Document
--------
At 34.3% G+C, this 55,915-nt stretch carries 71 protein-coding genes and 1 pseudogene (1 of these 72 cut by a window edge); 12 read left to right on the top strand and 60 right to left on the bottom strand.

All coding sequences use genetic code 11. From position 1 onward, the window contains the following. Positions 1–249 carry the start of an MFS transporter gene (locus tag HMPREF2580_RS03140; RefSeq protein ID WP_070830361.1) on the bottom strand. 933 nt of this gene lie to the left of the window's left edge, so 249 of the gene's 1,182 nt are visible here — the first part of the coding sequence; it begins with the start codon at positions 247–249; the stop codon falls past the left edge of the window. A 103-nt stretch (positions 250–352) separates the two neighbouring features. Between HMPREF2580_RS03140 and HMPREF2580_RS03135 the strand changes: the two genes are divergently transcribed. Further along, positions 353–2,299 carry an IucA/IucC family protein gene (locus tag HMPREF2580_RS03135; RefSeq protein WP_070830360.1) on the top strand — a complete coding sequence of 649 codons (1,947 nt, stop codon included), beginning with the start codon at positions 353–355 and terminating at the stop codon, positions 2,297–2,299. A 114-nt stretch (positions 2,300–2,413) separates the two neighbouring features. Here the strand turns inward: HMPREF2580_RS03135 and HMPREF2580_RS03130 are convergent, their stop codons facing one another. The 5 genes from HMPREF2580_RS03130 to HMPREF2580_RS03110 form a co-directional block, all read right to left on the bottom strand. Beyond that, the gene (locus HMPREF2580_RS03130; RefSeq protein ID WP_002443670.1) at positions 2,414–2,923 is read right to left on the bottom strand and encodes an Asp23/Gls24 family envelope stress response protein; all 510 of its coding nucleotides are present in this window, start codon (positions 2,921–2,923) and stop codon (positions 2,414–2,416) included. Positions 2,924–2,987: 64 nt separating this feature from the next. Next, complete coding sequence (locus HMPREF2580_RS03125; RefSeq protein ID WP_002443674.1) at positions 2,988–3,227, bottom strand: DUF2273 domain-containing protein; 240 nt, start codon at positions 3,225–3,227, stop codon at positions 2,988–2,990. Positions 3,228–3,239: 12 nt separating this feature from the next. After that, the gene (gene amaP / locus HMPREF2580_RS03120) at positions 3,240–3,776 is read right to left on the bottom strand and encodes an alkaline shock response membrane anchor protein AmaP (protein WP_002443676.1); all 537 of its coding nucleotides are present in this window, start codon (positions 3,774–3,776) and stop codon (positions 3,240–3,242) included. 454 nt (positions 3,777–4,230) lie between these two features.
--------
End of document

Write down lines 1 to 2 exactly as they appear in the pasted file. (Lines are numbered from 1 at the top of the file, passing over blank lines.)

At 34.3% G+C, this 55,915-nt stretch carries 71 protein-coding genes and 1 pseudogene (1 of these 72 cut by a window edge); 12 read left to right on the top strand and 60 right to left on the bottom strand.

All coding sequences use genetic code 11. From position 1 onward, the window contains the following. Positions 1–249 carry the start of an MFS transporter gene (locus tag HMPREF2580_RS03140; RefSeq protein ID WP_070830361.1) on the bottom strand. 933 nt of this gene lie to the left of the window's left edge, so 249 of the gene's 1,182 nt are visible here — the first part of the coding sequence; it begins with the start codon at positions 247–249; the stop codon falls past the left edge of the window. A 103-nt stretch (positions 250–352) separates the two neighbouring features. Between HMPREF2580_RS03140 and HMPREF2580_RS03135 the strand changes: the two genes are divergently transcribed. Further along, positions 353–2,299 carry an IucA/IucC family protein gene (locus tag HMPREF2580_RS03135; RefSeq protein WP_070830360.1) on the top strand — a complete coding sequence of 649 codons (1,947 nt, stop codon included), beginning with the start codon at positions 353–355 and terminating at the stop codon, positions 2,297–2,299. A 114-nt stretch (positions 2,300–2,413) separates the two neighbouring features. Here the strand turns inward: HMPREF2580_RS03135 and HMPREF2580_RS03130 are convergent, their stop codons facing one another. The 5 genes from HMPREF2580_RS03130 to HMPREF2580_RS03110 form a co-directional block, all read right to left on the bottom strand. Beyond that, the gene (locus HMPREF2580_RS03130; RefSeq protein ID WP_002443670.1) at positions 2,414–2,923 is read right to left on the bottom strand and encodes an Asp23/Gls24 family envelope stress response protein; all 510 of its coding nucleotides are present in this window, start codon (positions 2,921–2,923) and stop codon (positions 2,414–2,416) included. Positions 2,924–2,987: 64 nt separating this feature from the next. Next, complete coding sequence (locus HMPREF2580_RS03125; RefSeq protein ID WP_002443674.1) at positions 2,988–3,227, bottom strand: DUF2273 domain-containing protein; 240 nt, start codon at positions 3,225–3,227, stop codon at positions 2,988–2,990. Positions 3,228–3,239: 12 nt separating this feature from the next. After that, the gene (gene amaP / locus HMPREF2580_RS03120) at positions 3,240–3,776 is read right to left on the bottom strand and encodes an alkaline shock response membrane anchor protein AmaP (protein WP_002443676.1); all 537 of its coding nucleotides are present in this window, start codon (positions 3,774–3,776) and stop codon (positions 3,240–3,242) included. 454 nt (positions 3,777–4,230) lie between these two features.